MIMI WINKLER, JUDGES CHOICE BICHONS FRISES
in my mind? Ch. Judges Choice High Ridge Right On ROMX, Reno, winner of three five-point majors, all at specialties, multiple Group placer, sire of 28 champions with more on the way, the new one being my puppy. Judges Choice Diamond Jim, DJ, sire of 17 champions, multiple Group winner, Best of Winners at the BFCA National under Annie Clark, and sire of BOS at Westminster, with me handling, Ch. Judges Choice Purple Rain, daughter of Muffy and Cody, mother of Girlfriend, BOW at the BFCA National, and great-grandmother of JR. Finally, my Jenny, Ch. Dreams Came True Jennifer ROMX, dam of 12 champions, winner of Best in Sweeps at the BFCA National. The very first Bichon I imported from Brazil. Thank you, Cristine. And yes, she, too, was a line- breeding for me. She and Muffy had the same grandfather, which would be great-grandfather to Cody. Linebreeding… if it ain’t broke, why fix it? Please comment positively on your breed’s present condition and what trends might bear watching. As Judges Education Chair for the Bichon Frise Club of Amer- ica, I start my seminar by stating that the Bichon is a breed of illusion. A talented groomer can enhance any dog and make them appear more balanced. I think, today, our dogs are better balanced although I do not want to see them get more short-backed and up on leg. I also do not want to see them running the Indianapolis 500. Our standard calls for free and easy movement; a faster dog is not a better dog. Maybe it’s because of my gymnastics background, but free, easy movement, extension, and a sense of “self ” mean so much to me. Let me answer this question from another angle. I would like breeders today to establish their own breeding programs. I would like to see pedigrees that contain the same kennel name for three generations. I think, in addition to judges’ education, perhaps breeders’ education offered at a National Specialty would be so worthwhile; “old-timers” sharing their knowledge, filling in the gaps, sharing the phenotypes of dogs in the pedigrees from years ago. Going back to the beginning is a concept I like. The sport has changed greatly since you first began participating. What are your thoughts on the state of the fancy and the declining number of breeders? How do we encourage newcomers to join us and remain in the sport? Yes, it has changed so much. Years ago, you could look in the ring and know which dog came out of what kennel. You knew lines, you knew lineage, and you knew progeny. I will tell you this story to illustrate my point. A few years ago, I was sitting ringside at Westminster watching Bichon breed judging. This woman leaned over and asked me how it felt, after all these years, to have nothing of mine in the ring. I said, “You can’t be talking to me… BOB and BOS are both my grandchildren.” That lack of knowledge would have never happened years ago. She had imported her dogs; she had no mentor. She asked me what I meant, so I explained and told her to call me. I have since taught her to read and understand pedigrees. Knowledge and sharing adds another layer to our sport; it stimulates the mind. We have to encourage new people by shar- ing our love and knowledge. I would beg new breeders to pick our brains, to ask us questions; we would love to share. As they say, “Reach out and touch someone.” Tell us a little about Mimi outside of dogs… your profession, your hobbies. I am the mother of four wonderful children who have produced five delicious grandchildren. I also share my home with two birds, Malibu the Macaw and Harvey the African Grey, who has been talking (and cursing) this entire afternoon.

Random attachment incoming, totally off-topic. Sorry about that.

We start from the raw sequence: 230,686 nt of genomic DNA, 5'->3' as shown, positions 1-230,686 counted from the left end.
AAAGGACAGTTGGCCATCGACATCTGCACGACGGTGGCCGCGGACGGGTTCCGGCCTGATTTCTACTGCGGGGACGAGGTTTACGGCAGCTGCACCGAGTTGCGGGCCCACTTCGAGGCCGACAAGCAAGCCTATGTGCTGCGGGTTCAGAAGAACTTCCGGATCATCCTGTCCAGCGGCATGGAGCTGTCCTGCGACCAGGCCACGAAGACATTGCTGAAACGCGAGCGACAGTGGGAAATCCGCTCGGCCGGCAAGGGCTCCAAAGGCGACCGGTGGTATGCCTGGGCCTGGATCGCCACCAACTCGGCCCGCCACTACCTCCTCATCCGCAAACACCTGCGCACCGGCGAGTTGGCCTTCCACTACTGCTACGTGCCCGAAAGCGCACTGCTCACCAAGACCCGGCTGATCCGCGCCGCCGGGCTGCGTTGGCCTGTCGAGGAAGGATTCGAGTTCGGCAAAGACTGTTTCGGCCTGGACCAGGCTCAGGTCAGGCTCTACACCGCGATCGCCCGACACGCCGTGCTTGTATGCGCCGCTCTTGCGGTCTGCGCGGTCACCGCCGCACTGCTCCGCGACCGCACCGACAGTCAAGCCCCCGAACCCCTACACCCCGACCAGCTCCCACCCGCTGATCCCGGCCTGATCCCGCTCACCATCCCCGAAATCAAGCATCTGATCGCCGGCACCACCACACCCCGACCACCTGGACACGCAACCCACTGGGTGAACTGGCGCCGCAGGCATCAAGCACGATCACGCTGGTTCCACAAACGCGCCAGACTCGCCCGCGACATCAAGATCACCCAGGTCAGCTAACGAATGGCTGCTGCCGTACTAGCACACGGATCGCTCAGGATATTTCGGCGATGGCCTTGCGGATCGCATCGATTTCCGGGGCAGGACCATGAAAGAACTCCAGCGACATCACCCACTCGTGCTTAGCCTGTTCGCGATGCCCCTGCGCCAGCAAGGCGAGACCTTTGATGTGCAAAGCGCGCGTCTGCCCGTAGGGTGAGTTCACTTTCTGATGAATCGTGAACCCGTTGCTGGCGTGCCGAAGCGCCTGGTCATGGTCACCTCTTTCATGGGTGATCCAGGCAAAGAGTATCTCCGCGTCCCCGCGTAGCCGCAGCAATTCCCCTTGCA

In addition to judging dogs, I have been a gymnastics judge since the late 1970s. I have had the honor of judging Olympians both here and in Europe. My life is full. I have always had the belief that my glass is not half empty or half full. If I am not happy, I simply get a new glass and start over. Finally, where do you see your breeding program in the next decade or two? I see the most beautiful show ring, adorned with flowers, the audience filled with notables, officiated by the best judges to have ever entered a ring. My dog, of course, will be owner-handled... and the rosette will read, “Best in Show, Pearly Gates Kennel Club.” Thank you for letting me share this with your readers.
68 | SHOWSIGHT MAGAZINE, MAY 2021
Powered by FlippingBook